After a prolonged period of doom and gloom, the news emanating from Emerging Markets has taken on a more positive tone since the start of 2016. Encouraging macro-economic reports out of China, including both trade data for March and first quarter GDP growth that matched expectations at 6.7%, have allayed immediate fears of a ‘hard (economic) landing’ in the Emerging Markets’ key driver.
This in turn has created a more favourable environment for commodities, with prices rebounding sharply off recent lows and particularly helping those markets with more exposure to Materials stocks. Even Brazil, in the midst of impeachment proceedings against its president and one of the worst performing markets in 2015, has staged a sharp rebound.
Indeed, the first quarter of 2016 saw the MSCI Emerging Markets’ Index outperform its Developed Markets’ counterpart by the biggest margin (with both reporting in US dollars) since the second quarter of 2009. While absolute returns are still muted (especially when reported in Australian dollar terms given its recent strength), the relative outperformance is interesting, particularly given that Emerging Markets have underperformed Developed Markets by over 12% pa in the 5 years to the end of December 2015.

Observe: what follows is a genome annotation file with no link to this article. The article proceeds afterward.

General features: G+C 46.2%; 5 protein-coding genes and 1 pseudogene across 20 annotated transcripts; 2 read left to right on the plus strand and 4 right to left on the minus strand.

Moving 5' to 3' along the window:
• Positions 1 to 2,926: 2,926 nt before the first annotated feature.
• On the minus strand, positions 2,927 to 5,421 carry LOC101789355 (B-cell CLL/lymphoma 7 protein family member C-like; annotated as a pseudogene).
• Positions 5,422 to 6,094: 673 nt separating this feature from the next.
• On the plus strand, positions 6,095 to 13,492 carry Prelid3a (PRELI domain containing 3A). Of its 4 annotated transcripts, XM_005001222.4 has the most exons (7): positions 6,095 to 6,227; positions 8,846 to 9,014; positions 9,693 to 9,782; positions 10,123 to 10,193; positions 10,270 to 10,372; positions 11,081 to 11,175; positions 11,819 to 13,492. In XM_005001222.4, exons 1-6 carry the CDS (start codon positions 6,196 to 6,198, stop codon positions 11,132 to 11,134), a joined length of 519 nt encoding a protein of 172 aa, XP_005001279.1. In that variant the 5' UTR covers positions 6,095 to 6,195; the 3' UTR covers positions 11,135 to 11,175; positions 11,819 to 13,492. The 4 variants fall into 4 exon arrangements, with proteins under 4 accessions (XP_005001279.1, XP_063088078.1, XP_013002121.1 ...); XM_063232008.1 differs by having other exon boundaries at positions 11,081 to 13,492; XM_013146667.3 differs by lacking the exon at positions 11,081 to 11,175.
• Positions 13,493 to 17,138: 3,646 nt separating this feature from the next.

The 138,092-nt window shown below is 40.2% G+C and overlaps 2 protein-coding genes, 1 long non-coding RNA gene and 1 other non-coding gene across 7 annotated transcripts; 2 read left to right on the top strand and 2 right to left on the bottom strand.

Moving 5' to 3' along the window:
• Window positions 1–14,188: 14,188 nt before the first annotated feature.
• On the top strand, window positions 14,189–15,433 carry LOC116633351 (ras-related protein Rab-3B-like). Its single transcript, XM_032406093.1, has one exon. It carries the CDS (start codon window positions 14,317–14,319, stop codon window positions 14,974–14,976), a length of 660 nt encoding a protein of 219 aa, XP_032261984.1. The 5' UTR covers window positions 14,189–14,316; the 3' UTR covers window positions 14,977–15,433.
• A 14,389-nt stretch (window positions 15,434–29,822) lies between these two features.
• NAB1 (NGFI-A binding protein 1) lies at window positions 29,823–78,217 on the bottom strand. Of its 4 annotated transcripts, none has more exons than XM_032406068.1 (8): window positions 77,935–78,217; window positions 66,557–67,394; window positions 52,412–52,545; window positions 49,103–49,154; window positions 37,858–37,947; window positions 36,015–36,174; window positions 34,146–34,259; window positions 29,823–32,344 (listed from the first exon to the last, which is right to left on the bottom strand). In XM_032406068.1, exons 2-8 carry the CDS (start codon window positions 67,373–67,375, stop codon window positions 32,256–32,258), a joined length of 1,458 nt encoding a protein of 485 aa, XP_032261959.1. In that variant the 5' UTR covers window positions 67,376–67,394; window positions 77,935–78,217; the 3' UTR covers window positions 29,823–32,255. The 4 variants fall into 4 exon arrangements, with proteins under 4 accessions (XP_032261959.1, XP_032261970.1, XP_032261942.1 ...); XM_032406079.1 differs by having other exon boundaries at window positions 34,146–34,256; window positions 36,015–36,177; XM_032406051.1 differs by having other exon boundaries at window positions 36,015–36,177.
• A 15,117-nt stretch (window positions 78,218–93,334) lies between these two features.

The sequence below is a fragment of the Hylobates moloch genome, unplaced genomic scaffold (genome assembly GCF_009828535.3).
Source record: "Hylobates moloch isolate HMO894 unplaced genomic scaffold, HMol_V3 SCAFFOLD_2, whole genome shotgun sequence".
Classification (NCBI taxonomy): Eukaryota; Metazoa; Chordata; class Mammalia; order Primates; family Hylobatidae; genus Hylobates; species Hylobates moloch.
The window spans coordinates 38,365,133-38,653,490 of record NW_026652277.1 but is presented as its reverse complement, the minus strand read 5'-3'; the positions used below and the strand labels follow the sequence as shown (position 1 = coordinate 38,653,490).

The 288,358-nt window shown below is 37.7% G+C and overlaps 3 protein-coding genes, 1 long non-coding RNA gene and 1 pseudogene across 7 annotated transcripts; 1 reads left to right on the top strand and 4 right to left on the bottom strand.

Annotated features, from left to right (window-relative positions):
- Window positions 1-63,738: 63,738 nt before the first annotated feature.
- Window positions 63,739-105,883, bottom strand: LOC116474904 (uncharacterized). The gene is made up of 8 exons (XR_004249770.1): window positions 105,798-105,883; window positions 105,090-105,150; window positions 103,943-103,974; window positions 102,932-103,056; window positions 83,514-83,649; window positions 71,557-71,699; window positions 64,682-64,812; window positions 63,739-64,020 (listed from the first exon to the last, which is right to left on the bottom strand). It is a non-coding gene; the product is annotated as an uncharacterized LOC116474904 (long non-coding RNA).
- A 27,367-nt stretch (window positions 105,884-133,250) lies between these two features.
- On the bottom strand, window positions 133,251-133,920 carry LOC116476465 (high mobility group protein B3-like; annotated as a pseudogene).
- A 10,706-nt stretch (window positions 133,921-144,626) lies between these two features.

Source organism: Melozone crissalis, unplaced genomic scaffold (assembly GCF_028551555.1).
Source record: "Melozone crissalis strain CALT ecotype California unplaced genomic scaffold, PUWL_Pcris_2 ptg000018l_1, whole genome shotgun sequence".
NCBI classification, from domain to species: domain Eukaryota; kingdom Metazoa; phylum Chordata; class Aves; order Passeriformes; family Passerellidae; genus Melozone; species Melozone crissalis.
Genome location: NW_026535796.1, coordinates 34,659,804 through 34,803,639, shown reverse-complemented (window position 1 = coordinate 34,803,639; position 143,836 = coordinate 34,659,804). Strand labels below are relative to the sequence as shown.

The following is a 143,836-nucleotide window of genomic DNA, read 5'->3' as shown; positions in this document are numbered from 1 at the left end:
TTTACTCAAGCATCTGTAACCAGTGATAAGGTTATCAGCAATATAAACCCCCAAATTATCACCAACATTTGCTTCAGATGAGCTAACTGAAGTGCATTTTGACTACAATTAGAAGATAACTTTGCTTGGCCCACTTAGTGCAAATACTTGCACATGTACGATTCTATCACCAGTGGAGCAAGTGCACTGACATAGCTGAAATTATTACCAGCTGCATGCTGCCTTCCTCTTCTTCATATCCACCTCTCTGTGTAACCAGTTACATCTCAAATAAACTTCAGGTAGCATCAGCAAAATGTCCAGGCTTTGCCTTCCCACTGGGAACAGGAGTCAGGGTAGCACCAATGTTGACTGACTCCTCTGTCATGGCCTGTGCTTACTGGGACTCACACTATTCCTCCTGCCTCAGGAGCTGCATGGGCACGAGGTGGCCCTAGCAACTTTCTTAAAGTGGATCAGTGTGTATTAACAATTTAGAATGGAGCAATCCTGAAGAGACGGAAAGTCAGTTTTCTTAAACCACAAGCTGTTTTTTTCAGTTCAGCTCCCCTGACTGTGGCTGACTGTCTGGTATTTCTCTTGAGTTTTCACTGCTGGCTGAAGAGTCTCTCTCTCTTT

This prolonged period of Emerging Market underperformance to the end of December 2015 has led to a sharp divergence in valuations when compared to Developed Markets. Developed Markets in the US and Europe are trading well above their 10-year average levels (using Price-to-Earnings), though Emerging Markets are at or below their longer term averages. In fact, relative to Developed Markets, Emerging Markets are trading at close to the cheapest levels seen in the last decade.
However, even though recent macro-economic data is less adverse and the relative valuation argument is starting to look attractive, investors in general remain cautious about Emerging Markets.